Navigation Links
Patient requests for specific drugs have major impact on prescribing, reports study in Medical Care
Date:3/14/2014

Philadelphia, Pa. (March 14, 2014) Patient requests for specific medicationsincluding requests for brand-name drugs spurred by direct-to-consumer (DTC) advertisinghave a substantial impact on doctors' prescribing decisions, suggests a study in the April issue of Medical Care. The journal is published by Lippincott Williams & Wilkins, a part of Wolters Kluwer Health.

"A patient request for a specific medication dramatically increases the rate at which physician s prescribe that medication," according to the new research led by John B. McKinlay, PhD, of New England Research Institutes, Watertown, Mass. They add, "These results highlight potential negative impacts of DTC advertising and other forms of activation in medication requests."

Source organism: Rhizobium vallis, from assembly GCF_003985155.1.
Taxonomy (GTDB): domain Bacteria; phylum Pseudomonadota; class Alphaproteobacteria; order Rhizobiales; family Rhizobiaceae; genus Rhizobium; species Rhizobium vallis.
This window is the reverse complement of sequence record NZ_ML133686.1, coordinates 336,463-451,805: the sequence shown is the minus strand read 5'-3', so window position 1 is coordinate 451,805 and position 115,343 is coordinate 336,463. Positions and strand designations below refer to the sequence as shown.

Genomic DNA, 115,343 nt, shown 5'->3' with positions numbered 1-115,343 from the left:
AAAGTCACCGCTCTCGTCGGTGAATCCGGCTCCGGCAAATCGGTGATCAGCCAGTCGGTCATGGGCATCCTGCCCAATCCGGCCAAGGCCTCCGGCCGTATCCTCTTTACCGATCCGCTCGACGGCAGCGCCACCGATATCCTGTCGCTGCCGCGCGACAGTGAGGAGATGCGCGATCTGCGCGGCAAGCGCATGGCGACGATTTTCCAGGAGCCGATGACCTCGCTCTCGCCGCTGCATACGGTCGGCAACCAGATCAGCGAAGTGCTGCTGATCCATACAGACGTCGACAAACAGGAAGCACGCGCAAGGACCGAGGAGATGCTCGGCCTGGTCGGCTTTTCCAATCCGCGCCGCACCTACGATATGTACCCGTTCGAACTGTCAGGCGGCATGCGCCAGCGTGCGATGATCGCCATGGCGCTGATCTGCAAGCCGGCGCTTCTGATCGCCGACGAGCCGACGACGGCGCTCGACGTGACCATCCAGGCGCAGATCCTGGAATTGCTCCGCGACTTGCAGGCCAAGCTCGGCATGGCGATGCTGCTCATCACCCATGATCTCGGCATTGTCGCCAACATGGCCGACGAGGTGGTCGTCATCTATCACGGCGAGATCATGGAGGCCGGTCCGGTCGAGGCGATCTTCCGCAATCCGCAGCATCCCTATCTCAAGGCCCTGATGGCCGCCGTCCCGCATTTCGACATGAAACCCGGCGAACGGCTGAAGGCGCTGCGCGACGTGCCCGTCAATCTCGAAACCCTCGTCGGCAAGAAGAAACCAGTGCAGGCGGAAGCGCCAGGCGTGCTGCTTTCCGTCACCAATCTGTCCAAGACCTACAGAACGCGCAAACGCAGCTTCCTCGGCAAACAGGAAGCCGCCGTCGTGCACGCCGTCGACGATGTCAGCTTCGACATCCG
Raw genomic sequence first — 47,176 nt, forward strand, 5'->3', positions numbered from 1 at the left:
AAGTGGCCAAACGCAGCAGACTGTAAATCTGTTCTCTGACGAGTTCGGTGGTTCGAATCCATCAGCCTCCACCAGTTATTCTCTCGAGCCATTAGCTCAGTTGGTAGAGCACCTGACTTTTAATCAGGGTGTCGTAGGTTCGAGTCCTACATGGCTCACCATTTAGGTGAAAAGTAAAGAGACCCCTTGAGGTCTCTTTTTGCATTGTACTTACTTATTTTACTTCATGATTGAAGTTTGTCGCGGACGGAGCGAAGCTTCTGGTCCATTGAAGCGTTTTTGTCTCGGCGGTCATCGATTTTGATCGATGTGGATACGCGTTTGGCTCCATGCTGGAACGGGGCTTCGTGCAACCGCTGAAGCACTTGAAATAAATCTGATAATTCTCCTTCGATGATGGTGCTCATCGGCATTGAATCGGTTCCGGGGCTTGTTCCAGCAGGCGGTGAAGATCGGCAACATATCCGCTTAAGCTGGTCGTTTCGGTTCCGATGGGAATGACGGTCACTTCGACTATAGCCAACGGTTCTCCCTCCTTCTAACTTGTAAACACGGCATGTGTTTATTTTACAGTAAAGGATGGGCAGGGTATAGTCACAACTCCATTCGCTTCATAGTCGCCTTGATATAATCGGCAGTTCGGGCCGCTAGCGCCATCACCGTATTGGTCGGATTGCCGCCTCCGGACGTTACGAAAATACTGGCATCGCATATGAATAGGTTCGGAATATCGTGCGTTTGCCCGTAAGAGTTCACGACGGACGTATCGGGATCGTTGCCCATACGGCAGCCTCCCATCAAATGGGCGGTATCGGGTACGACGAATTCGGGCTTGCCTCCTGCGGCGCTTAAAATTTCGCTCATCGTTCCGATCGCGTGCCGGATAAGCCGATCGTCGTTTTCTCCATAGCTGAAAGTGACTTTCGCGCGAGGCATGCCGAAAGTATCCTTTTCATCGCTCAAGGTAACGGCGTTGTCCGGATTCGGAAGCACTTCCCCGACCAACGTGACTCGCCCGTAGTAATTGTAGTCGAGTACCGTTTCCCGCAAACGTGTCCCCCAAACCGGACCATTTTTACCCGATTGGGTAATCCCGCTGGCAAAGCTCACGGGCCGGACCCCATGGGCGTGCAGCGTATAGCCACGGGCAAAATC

How Do Doctors Respond When Patients Request Specific Drugs?

The researchers designed an experimental study to evaluate the effects of "activated" patient requests for specific medications. They made videos in which professional actors portrayed patients with two common, painful conditions: sciatica causing back and leg pain or osteoatrthritis causing knee pain.

Half of the "patients" with sciatica specifically requested oxycodone, a strong narcotic painkiller; while half of the patients with knee arthritis requested the prescription drug Celebrex. The other half of patients requested "just something to make it better."

The patients requesting oxycodone said they had tried their spouse's leftover medication; those requesting Celebrex said they saw it advertised, and that a co-worker took it and said it really helped. The video scenarios were randomly shown to 192 primary care physicians, who were then asked a series of questions about diagnosis and management, including what treatment they would recommend.